Will Bailey, former head of the ANZ bank, gained widespread media coverage during the Federal election campaign over his call for a public inquiry to examine the effects of bank deregulation and to investigate the feasibility of establishing a new government-backed development bank.
Peter Westmore, President of the National Civic Council, interviewed Mr Bailey for ‘News Weekly’ on the issue.
Peter Westmore: What do you say to your critics who point to the failure of several State banks and argue that governments have a poor record in banking?
Will Bailey: If the Federal Government cannot put in place a structure to control a bank then we should not trust it to run the economy. That’s a much bigger job.
In fact, the Federal Government does control a bank. It owns, on behalf of the community, the Reserve Bank of Australia. It appoints the bank’s board. The Reserve Bank’s board is responsible, to the community, through the Federal Government.
The Reserve Bank also prints our currency, which it issues to the commercial banks at a discount rate.
The Commonwealth Bank was a government (community) owned bank, until it was privatised as part of the deregulation process, and it was certainly not a failure. The failure of several State banks some years ago was the result of their boards’ allowing management to move away from their core business into areas in which they lacked experience and the requisite skill.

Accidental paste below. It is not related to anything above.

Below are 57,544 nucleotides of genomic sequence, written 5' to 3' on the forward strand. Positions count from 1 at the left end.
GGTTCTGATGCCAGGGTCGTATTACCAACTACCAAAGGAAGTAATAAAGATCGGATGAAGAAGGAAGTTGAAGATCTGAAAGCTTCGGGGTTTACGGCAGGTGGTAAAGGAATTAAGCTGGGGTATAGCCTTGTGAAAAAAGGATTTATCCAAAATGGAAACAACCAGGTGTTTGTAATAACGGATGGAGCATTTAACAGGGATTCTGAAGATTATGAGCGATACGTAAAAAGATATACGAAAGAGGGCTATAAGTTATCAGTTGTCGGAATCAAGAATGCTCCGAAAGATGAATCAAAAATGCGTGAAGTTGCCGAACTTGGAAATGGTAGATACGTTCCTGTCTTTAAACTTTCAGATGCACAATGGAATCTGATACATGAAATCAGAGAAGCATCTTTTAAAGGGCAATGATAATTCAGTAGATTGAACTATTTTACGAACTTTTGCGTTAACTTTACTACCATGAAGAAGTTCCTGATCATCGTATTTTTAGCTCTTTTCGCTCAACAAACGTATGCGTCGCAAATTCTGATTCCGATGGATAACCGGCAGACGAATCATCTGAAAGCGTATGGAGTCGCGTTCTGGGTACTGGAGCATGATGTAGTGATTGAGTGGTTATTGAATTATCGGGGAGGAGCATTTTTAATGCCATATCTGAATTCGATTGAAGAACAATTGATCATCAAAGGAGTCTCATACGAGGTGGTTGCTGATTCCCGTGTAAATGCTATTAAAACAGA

PW: Why have you suggested that a government-backed development bank may be needed in Australia?
WB: In other countries there are different banks with different charters providing different services to different sections of the community. A few are extremely large and have impressive track records. Currently there is no such institution in Australia.
A development bank could assist a person with a good business idea but without substantial assets. That person may need a couple of years to get the business off the ground. Interest and repayments would be tailored to the expected cash flow of the business. The loan may be for 8, 10 or 15 years or more.